When homeless shelter administrators fail to properly address problems, clients will seek solutions elsewhere. It stands to reason that anyone whose well-being is jeopardized will seek to escape that jeopardy.
By virtue of its etymology, it is ignorant to ignore that which should be attended to. Ignoring and covering-up problems only makes the situation worse. The City, in general, and the homeless shelter system, specifically, needs leaders/administrators who solve problems, not taxpayer-paid administrators who create them.
-The HMLS New Yorker
Some shelter administrators engage in bullying tactics that are extremely egregious. The fact that there are administrative tyrants who go unpunished, all while receiving paychecks that are garnered tax-payer dollars, makes this system seem like it is set up to be the enemy of the very people they are supposed to protect; and the enemy of people whose hard-earned funds facilitate its existence.
By virtue of its status alone, homelessness is attached to vulnerability, disenfranchisement, and a bevy of other unfavorable states of being. When you add a bullying administrator, who has substantial control of your living environment to these factors, the difficulty of an already grueling situation is exponentially increased.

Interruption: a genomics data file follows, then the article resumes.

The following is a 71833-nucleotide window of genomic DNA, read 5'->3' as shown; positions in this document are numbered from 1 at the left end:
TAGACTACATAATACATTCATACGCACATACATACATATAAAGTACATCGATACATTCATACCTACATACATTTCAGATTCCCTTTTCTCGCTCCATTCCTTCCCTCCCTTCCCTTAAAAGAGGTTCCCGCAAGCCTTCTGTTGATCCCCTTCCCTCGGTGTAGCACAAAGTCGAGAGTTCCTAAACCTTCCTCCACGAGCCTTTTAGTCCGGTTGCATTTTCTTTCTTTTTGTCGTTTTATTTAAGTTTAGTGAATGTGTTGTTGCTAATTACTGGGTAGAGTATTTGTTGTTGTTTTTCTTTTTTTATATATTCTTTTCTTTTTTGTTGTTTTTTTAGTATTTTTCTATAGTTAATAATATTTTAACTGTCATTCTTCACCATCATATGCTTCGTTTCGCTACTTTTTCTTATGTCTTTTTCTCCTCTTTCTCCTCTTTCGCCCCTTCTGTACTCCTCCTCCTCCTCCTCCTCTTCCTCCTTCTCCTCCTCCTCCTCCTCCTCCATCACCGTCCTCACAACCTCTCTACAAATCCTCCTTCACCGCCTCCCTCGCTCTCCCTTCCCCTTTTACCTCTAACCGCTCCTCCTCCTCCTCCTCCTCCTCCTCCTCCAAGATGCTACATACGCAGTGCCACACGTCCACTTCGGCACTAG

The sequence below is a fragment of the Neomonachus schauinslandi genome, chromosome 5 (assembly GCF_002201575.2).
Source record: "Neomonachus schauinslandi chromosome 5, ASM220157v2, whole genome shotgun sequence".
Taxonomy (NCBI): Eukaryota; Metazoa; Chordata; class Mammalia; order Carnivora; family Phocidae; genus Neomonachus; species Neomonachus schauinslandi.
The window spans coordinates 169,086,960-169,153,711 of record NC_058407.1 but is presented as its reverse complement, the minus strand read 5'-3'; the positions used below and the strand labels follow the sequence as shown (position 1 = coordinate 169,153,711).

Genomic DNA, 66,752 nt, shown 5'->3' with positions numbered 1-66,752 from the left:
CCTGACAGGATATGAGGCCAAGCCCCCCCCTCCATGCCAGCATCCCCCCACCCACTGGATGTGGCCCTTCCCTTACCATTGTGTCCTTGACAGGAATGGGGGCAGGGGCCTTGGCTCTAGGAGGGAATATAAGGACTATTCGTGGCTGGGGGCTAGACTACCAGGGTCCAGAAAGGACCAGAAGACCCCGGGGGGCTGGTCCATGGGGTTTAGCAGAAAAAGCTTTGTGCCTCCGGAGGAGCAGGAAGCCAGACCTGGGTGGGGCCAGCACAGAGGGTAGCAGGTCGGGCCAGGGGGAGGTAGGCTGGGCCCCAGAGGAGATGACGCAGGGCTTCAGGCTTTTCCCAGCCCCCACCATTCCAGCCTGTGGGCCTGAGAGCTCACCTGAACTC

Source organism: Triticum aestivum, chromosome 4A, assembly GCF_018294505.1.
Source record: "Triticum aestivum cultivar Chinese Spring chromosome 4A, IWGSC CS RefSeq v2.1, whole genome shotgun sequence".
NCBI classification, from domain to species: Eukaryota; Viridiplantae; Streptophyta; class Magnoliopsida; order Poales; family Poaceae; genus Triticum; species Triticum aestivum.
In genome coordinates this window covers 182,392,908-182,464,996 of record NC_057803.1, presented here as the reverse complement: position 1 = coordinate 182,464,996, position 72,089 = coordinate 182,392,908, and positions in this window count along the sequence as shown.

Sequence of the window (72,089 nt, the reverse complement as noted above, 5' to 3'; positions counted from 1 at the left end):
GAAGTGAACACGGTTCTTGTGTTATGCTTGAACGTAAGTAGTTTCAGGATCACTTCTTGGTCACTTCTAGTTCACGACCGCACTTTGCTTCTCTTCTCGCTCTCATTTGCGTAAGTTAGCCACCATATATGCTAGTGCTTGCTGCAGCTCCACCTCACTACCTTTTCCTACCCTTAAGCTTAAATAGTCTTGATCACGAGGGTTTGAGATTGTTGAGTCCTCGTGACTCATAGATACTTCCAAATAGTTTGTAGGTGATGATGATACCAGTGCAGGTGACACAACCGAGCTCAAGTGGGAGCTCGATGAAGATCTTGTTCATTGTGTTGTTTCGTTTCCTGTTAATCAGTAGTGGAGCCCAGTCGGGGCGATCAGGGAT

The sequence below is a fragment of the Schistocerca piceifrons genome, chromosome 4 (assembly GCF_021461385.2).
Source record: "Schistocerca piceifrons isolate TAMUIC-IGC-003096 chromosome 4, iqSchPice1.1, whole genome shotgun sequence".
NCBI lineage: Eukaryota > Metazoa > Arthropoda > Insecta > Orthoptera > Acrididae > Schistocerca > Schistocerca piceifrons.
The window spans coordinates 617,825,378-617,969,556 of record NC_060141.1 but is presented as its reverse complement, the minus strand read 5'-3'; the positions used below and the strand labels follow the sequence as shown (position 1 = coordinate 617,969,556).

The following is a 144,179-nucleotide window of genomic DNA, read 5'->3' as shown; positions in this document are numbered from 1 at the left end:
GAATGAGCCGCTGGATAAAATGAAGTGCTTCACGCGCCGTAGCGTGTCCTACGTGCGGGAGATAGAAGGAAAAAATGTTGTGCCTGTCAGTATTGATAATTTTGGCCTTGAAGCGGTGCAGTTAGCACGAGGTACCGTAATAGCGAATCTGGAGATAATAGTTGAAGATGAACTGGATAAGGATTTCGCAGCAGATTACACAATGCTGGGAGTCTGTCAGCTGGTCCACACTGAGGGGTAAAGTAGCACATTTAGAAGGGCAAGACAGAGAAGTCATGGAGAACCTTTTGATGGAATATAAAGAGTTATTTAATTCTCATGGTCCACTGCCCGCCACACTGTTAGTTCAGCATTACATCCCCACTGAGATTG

Since entering the New York City homeless shelter system in 2016, I have experienced more than my fair share of red-tape ridiculousness, unprofessionalism, and unconscionable behavior from various administrators. Most recently, I witnessed a shelter administrator trap a resident in her office, while the resident made pleas to be let out. The whole encounter made quite an impression, to say the least.
After I witnessed the disturbing incident, the administrator voluntarily stated that the client wasn’t “in compliance,” and I shouldn’t be affected by the “energy” of her dealings with another client. She also stated that she hoped I would be “in compliance.”
Who hires these people and entrusts them with the care of people who are in vulnerable positions; positons made even more vulnerable and precarious by people who think it’s okay to intentionally, physically restrict a person’s movements amidst their cries of protestations? How is this type of behavior and intimidation acceptable? This system is unbelievable. I will continue to speak out concerning my experiences.
-The Homeless New Yorker
Due to the known dangers of second-hand smoke, New York City has enacted laws to combat it. New York City’s Smoke-Free Air Act provides remedies for people who are exposed to second-hand smoke in their living quarters.
According to New York Tenants’ Guide To Smoke-Free Housing, in the event of exposure to second-hand smoke: “Possible legal claims include claims for negligence, trespass, breach of the covenant of quiet enjoyment, nuisance, and violation of the warranty of habitability. If the exposure to secondhand smoke forced you to move out of your apartment, you may also have a claim for constructive eviction.”